Interrupts on DUE. Odd behaviour of attachinterrupt()

I was having a problem testing interrupts on a DUE.

It seemed to me that the ISR routine, where a flag was being set, was being called when there was no interrupt. The interrupt pin was an alarm wake up from an RTC.

Mr Google found this;

And the code needed to make attachinterrupt() behave was;

volatile boolean Flag;      

void setup()
{
  Serial.begin(250000);
  pinMode(6, INPUT);
  PIOC->PIO_ISR;                    // Clear status register
  NVIC_ClearPendingIRQ(PIOC_IRQn);  // Clear pending ISR
  attachInterrupt(6, message, LOW);
}

void loop()
{

  if ((Flag == true)){
    Serial.println(" pin 6 is low ");
    Flag = false;
  }
}

void message()
{ 
  Flag = true; 
}

These two lines, for the port the pin was on, were needed to prevent the attachinterrupt() from triggering the ISR call;

PIOC->PIO_ISR;                    // Clear status register
NVIC_ClearPendingIRQ(PIOC_IRQn);  // Clear pending ISR

The Arduino rererence for interrupts;

https://www.arduino.cc/reference/en/language/functions/external-interrupts/attachinterrupt/

Mentions the DUE, but there is no note about the preceding port commands that appear to be needed.

Is there any fix planned, or one that I have missed, when using interrupts on a DUE ?

How would such a fix know what the intended pin configuration should be, because use cases are not always the same?

Well, I tried the fix for a pins on port B as well.

PIOB->PIO_ISR;                    // Clear status register
NVIC_ClearPendingIRQ(PIOB_IRQn);  // Clear pending ISR

If the attachinterrupt() function knows the pin, maybe it could work out the port and apply the two commands ?

attachInterrupt is supposed to just attach an interrupt. Not futz around with I/O pins. It's the programmers responsibility to make sure the pins for an interrupt are configured correctly for the specific hardware that is attached to it.

Which it appears not to, it configures the interrupt in such a way that the ISR is called when there is no interrupt.

Oh, wait, this doesn't configure pins, just the IRQ status. The same thing should apply to interrupt status flags. It's normal that you need to clear them. There may be cases (not saying I can say which) where you don't want to alter those.

Probably, in the case of other interrupts like an input pin interrupt, the hardware itself clears the IRQ flags.

Then the example code provided in the Arduino reference does not match what is actually or normally required.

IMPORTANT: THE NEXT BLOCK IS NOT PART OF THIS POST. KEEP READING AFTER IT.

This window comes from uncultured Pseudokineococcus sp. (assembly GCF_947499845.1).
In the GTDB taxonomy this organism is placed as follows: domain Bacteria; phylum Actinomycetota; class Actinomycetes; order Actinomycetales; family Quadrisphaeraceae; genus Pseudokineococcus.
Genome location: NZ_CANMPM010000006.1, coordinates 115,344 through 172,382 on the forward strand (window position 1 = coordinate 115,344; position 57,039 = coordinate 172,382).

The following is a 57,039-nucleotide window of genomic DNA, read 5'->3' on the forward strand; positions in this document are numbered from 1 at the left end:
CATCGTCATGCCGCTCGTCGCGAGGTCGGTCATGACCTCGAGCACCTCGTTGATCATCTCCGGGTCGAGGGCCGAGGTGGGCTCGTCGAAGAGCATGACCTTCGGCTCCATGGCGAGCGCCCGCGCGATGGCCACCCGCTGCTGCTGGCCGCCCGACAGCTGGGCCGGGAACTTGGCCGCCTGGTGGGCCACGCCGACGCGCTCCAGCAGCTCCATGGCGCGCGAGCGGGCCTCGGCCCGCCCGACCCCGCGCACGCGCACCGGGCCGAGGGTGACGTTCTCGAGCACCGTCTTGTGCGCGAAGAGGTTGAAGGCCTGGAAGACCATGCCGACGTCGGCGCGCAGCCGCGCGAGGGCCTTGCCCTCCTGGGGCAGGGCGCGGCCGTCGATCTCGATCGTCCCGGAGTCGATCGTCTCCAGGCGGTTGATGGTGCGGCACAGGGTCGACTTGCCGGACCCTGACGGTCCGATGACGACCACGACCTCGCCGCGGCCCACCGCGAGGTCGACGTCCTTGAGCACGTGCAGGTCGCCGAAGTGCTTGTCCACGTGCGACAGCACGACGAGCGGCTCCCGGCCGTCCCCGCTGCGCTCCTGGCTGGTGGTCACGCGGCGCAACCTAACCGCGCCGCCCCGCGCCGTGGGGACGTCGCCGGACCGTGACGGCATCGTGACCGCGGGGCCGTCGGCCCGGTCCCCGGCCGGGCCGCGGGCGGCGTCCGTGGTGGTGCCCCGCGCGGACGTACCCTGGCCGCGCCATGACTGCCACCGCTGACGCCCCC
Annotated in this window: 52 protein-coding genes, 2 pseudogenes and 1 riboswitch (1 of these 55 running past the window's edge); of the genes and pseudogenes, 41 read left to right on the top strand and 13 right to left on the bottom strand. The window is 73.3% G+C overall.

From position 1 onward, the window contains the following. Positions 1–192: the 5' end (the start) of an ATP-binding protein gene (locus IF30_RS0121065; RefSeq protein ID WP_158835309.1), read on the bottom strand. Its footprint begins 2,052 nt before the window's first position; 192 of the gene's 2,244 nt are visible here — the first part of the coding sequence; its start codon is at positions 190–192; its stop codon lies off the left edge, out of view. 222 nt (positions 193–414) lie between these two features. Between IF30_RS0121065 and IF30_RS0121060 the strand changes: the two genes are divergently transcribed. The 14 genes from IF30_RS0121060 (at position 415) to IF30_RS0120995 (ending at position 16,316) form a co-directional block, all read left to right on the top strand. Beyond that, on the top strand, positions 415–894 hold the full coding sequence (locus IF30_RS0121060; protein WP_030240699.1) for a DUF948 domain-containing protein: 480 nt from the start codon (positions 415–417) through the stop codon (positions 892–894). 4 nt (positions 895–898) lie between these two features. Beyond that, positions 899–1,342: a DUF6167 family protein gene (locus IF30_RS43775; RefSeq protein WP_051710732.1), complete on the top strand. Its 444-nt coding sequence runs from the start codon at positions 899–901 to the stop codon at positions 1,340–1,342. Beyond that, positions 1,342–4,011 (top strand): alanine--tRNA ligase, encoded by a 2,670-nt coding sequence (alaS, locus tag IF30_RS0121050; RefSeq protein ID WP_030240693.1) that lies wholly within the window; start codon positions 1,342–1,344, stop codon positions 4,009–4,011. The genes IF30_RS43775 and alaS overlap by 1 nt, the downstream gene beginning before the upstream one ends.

No example code can be comprehensive. I think you would find that those examples work because they don't behave like this special case. The special case should be documented there. If it isn't, that is a problem...

The actual code lines I was using, that dont work, is;

#define PCF8563INT    11

attachInterrupt(digitalPinToInterrupt(PCF8563INT), wakeUp, LOW);

Seems pretty standard use of the interrupts, rather than special case.

Are there any other Arduino platforms where the attachinterrupt() function also triggers an interrupt ?

attachInterrupt() is not supposed to be a high-level call. It is only supposed to do one thing, attach an interrupt. If the hardware requires more, then it is the programmers responsibility to supply it.

To answer your question directly, I think it is not relevant, in how many cases are extra steps required to make a fully functional interrupt. It just needs to be documented properly.

To require such a basic function to clear flags would both hard code an action that some programs might not want to use, and also create a maintenance nightmare as every implementation of it would have to be continuously vetted and updated.

Keep in mind, it's happening because of a hardware dependency.

The problem is that the requirement is ambiguous. The "attachInterrupt()" will in general should be expected to cause an interrupt if the condition specified has ever occurred. In this case, if the pin was ever LOW. This is apparently not what you want, and we could spend a lot of time arguing about just how ancient an event should be considered, but at least some of the time, this is the correct behavior (what if the pin state had changed just milliseconds before you attached the interrupt?)

The ISR function should be smart enough to actually check the pin state and/or other conditions (time read from the RTC chip?) before it decides that the "alarm" has actually occurred.

It'd be nice if there were a standard "clearInterrupt()" function, or maybe another argument to attachInterrupt, so that you could do this without having to delve into the guts of the chip's GPIO configuration. (but the ISR should STILL check...)

In this case the pin going low has never occured since the processor has come out of reset, so the state of the pin is not ambiguous.

It'd be nice if there were a standard "clearInterrupt()" function, or maybe another argument to attachInterrupt, so that you could do this without having to delve into the guts of the chip's GPIO configuration. (but the ISR should STILL check...)

Thats the point really, and if that were so, then the examples given in the reference would more closely match the reality.

I checked the data sheet. Before being explicitly configured, the pin interrupts will be detected on any input transition, potentially the ones that happen during device startup. And there are a bunch of different register to set, so it might go though intermediate states when other conditions set the int bit. uggh.

Otoh, it looks like reading some of those int statuses might reset the all, which would be a bad thing…. Sigh.

No application programmer should even enable interrupts unless they understand the hardware ramifications. It will never be plug and play, let's not trick people by pretending it can be.

If you start building automatic accomodations into a function like that, it loses its flexibility (neutrality?) and risks side effects.